Fisherman stabbed fellow crew member in drunken argument

A fisherman was stabbed by a fellow crew member during a drunken argument on a scallop trawler in Scarborough, a court heard

By The Newsroom
Wednesday, 16th November 2016, 8:31 am
Updated Wednesday, 16th November 2016, 4:12 pm
Court latest
Court latest

Oliver Napier Humphrey, 29, was slashed twice in the leg with what is believed to be a three-inch gutting knife brandished by sailor Henry William Hadden.

Strapping six-footer Mr Humphrey ended up lying in a pool of blood shouting: “Jesus, I’ve been stabbed.”

As blood gushed from his leg wounds, crew members on the Scottish vessel Geertruida, which was moored in Scarborough, rushed to his aid and called police, York Crown Court heard.

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Prosecutor Giles Grant said an ambulance rushed Mr Humphrey to hospital to have his wounds stitched.

Hadden, of Woodend Road, Aberdeen, was arrested but the diminutive trawlerman, who stands at just 5ft 2ins, claimed he had acted in self-defence after Mr Humphrey punched him three times to the head as he was getting into his bunk.

Hadden was charged with unlawful wounding but denied the allegation. He appeared for the start of a three-day trial on Tuesday.

Barrister Mr Grant claimed Hadden had used “excessive force” even if he was acting in self-defence.

He said the six mariners moored at Scarborough Harbour on June 10 last year after a three-week journey from eastern Scotland which had been blighted by heated arguments and a poisonous atmosphere among the crewmen, particularly between new recruits Hadden and Mr Humphrey.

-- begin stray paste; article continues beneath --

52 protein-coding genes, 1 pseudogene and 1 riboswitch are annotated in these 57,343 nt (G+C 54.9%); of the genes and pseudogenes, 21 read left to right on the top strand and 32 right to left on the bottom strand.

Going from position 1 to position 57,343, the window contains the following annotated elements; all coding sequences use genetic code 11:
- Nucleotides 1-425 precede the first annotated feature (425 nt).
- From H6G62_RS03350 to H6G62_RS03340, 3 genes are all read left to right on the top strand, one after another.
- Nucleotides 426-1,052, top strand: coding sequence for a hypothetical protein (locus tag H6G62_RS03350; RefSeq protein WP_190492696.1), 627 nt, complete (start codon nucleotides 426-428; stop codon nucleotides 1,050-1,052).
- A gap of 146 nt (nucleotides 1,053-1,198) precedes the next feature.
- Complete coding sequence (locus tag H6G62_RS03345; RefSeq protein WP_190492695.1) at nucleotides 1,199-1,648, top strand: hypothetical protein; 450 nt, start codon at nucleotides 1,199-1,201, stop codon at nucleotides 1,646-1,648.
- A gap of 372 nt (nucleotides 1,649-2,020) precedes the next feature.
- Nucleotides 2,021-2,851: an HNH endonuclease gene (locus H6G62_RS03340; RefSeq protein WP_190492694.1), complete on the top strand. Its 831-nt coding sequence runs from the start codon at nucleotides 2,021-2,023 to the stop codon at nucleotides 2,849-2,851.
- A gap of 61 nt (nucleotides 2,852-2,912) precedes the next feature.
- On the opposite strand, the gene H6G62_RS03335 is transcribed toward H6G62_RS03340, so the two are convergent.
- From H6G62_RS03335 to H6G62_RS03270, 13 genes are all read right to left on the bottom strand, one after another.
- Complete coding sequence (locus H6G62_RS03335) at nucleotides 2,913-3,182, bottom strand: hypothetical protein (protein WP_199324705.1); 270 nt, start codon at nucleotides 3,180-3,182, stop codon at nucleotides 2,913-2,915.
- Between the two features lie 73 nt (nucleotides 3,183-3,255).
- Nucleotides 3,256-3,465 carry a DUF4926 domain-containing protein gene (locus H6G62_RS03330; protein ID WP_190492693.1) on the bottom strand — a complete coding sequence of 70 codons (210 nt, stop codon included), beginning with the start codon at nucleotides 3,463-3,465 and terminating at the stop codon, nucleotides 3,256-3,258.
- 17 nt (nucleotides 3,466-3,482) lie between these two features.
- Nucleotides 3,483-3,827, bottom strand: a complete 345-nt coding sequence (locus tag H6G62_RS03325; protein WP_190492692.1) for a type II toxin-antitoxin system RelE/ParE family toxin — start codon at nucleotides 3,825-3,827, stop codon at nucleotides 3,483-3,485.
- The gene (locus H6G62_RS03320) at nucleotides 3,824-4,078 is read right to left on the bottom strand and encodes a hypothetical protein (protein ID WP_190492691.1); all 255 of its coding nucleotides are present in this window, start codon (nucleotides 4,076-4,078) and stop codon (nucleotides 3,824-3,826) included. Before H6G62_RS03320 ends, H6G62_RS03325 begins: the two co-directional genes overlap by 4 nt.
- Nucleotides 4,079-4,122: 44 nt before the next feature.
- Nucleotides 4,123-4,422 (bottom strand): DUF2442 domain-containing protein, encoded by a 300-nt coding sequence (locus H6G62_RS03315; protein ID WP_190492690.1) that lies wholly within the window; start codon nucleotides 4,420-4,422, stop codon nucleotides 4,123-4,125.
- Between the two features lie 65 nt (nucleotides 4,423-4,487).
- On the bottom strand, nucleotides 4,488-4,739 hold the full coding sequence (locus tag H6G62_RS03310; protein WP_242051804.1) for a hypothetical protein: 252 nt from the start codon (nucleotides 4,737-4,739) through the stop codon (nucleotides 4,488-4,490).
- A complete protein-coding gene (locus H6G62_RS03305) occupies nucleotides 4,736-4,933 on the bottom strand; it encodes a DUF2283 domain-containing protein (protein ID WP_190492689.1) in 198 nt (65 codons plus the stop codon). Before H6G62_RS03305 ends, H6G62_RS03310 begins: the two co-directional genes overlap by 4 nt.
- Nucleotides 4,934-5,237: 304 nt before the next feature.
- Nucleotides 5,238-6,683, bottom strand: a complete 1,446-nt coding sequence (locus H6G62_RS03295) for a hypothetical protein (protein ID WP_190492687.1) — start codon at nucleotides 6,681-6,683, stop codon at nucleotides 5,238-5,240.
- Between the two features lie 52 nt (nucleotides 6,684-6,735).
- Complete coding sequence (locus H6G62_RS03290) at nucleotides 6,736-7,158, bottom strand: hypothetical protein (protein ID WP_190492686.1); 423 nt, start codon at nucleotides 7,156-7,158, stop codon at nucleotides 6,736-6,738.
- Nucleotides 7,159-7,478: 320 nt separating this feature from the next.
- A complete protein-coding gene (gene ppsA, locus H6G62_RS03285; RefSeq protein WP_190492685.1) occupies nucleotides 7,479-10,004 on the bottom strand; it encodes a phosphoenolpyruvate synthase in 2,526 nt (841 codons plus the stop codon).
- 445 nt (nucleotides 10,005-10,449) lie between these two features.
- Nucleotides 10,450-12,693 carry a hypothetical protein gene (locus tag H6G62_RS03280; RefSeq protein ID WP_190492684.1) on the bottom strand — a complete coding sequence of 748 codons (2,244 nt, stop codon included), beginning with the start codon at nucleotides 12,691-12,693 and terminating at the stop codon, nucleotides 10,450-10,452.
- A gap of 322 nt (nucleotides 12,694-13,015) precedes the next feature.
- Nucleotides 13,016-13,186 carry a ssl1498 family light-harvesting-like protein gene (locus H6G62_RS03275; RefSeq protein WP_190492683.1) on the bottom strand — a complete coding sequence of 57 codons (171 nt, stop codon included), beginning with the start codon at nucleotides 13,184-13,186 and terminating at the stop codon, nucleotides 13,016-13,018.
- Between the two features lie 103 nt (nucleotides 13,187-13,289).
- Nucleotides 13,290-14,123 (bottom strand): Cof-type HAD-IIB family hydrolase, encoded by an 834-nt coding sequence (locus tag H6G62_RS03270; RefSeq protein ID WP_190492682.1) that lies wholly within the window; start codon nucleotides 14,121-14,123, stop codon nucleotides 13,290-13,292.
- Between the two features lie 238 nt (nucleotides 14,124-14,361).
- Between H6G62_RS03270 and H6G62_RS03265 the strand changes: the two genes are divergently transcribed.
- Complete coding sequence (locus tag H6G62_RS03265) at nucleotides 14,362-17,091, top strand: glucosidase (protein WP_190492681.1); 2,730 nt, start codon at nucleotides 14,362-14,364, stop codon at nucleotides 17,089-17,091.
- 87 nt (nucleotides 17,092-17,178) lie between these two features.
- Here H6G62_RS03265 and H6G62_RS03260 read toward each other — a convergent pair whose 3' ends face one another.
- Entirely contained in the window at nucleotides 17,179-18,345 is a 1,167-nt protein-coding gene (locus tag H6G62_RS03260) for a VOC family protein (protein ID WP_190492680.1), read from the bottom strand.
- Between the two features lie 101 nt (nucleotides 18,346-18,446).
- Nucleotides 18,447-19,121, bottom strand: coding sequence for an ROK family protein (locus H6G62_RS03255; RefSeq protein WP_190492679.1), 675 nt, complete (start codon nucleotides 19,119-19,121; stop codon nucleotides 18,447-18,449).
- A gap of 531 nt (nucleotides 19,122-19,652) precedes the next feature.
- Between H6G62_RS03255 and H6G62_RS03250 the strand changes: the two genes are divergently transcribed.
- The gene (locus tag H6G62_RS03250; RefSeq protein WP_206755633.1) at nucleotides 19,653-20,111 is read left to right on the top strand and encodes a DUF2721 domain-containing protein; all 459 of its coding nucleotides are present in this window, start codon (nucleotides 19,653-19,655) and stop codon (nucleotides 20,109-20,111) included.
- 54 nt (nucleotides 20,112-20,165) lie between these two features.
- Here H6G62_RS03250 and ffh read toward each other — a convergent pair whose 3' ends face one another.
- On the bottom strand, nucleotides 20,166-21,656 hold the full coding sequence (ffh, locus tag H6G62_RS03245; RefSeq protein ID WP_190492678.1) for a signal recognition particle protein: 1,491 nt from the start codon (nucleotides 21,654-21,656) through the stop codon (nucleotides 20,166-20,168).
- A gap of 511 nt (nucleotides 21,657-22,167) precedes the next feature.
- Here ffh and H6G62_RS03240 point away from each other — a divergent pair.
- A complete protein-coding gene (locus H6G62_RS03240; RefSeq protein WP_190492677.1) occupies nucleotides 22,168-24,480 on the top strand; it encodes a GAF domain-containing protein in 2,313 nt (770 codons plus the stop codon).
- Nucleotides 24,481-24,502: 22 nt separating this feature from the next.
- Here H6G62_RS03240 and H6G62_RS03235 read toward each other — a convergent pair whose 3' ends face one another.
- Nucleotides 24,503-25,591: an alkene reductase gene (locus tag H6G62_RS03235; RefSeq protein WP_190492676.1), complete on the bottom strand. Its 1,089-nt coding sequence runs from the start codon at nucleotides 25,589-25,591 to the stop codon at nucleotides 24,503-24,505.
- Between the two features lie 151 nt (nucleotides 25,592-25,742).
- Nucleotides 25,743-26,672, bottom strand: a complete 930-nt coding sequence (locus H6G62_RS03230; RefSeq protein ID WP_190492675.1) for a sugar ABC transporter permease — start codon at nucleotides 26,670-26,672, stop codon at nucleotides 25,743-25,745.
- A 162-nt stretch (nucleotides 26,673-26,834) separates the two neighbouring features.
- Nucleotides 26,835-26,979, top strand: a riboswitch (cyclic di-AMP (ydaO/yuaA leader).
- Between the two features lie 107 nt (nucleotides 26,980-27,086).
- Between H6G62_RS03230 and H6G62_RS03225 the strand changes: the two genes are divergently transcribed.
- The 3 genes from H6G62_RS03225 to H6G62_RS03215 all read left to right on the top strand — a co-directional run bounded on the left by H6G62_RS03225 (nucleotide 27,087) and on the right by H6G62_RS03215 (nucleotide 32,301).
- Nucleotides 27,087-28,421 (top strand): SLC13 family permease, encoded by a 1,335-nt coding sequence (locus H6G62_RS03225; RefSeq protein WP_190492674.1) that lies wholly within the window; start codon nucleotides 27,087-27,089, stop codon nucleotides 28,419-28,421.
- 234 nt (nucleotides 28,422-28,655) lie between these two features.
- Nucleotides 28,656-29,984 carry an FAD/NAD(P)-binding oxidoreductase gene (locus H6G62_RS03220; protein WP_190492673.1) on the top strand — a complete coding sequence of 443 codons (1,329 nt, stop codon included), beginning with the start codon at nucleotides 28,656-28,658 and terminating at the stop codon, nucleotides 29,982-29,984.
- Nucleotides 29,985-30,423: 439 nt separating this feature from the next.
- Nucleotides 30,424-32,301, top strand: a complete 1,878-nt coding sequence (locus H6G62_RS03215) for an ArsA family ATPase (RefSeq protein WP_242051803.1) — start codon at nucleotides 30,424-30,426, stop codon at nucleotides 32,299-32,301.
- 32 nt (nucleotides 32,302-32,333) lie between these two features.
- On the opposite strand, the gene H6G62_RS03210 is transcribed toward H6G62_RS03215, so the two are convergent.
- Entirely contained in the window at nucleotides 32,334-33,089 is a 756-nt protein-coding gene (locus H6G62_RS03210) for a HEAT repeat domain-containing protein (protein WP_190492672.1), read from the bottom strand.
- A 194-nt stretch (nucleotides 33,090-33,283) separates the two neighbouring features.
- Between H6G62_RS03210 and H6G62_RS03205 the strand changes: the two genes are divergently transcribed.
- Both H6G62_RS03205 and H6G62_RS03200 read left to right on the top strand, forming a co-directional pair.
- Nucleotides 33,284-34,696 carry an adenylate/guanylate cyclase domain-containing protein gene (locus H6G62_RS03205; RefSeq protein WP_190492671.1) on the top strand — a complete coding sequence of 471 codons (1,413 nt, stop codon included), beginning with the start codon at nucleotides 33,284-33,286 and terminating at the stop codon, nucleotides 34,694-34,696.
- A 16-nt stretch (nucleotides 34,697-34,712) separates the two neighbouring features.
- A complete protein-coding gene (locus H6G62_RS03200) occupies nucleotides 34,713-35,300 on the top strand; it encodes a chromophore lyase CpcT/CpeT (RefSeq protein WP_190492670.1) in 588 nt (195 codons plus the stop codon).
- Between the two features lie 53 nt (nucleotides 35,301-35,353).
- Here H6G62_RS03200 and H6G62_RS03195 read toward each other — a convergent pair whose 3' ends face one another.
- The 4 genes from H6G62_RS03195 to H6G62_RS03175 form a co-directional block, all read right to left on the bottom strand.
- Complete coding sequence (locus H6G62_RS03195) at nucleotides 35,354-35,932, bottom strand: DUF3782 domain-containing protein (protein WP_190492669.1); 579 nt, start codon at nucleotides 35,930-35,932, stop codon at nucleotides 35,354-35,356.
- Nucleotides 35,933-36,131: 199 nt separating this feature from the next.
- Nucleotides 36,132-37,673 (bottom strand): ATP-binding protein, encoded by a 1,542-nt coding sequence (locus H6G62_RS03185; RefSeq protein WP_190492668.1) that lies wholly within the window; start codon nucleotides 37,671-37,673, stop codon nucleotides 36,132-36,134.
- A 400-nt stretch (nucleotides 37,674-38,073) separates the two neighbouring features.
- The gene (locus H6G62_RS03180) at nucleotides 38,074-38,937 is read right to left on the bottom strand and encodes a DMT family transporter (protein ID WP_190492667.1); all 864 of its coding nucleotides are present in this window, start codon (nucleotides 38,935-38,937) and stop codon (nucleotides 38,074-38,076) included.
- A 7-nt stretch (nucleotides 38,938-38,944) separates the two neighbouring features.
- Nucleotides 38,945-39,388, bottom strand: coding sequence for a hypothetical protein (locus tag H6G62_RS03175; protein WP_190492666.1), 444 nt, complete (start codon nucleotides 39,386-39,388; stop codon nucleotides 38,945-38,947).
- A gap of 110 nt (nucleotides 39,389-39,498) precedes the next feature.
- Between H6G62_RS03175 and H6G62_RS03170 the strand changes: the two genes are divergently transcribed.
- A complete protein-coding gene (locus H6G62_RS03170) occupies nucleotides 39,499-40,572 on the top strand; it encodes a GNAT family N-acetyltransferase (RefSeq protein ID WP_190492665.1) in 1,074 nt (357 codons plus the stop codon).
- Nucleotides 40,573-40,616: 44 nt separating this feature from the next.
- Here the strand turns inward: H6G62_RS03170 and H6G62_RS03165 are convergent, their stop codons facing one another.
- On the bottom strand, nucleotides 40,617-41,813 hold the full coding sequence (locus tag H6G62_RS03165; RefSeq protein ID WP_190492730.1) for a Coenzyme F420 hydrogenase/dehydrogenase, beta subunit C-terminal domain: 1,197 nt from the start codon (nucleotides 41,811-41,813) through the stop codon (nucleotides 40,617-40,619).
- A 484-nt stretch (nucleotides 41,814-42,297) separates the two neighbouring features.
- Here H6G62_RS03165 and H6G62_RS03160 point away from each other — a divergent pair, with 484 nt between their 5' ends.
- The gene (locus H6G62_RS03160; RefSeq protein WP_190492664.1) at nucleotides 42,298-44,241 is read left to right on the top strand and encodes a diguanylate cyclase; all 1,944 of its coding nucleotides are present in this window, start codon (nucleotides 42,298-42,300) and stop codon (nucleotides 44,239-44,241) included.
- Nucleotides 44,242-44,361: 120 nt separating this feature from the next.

After docking in Scarborough, the six trawlermen went for a drink in town where they each knocked back at least seven or eight pints. Most of the crewmen arrived back at the boat at about 1.30am, by which time Hadden was in his bunk.

He leapt out of his bed to confront Mr Humphrey who was being “loud and argumentative” with another crew member in the galley.

“The defendant and the victim were shouting and swearing at each other,” added Mr Grant. “He (Hadden) was holding a gutting knife behind Oliver Humphrey’s back.”

Skipper George Findlay came rushing out of his cabin and told Hadden to put the knife away, but the warring rivals continued to bawl each other out.

Hadden and Mr Humphrey went back to their four-bunk cabin but “what happens next in that room is unclear”, added Mr Grant.

“The other members of the crew hear violence, but what is clear is that Oliver Humphrey was stabbed twice to his left leg by the defendant, who had a bloodied lip and cut to his hand.”

Hadden claimed Mr Humphrey had punched him repeatedly in the cabin doorway, causing him to become “dizzy and incoherent”.

Mr Humphrey said violence erupted after he accused Hadden of “not pulling his weight on deck”.

He said Hadden came into the galley brandishing the blade and “foaming at the mouth” in front of shocked crewmen.

“We didn’t know who was going to get it,” added Mr Humphrey. “I said I was going to leave the boat and he said, ‘I’m going to throw your bags over the side, burn your clothes or your bags’.

Hadden’s barrister David Ward claimed father-of-one Mr Humphrey had been aggressive and argumentative towards other crew members during the voyage.

Mr Humphrey denied this and said claims by Hadden that he had followed him into his cabin and assaulted him were “lies”.

Jason Thorton, the boat’s second-in-command, said: “I just got the impression that these two just didn’t like each other.”

The trial continues.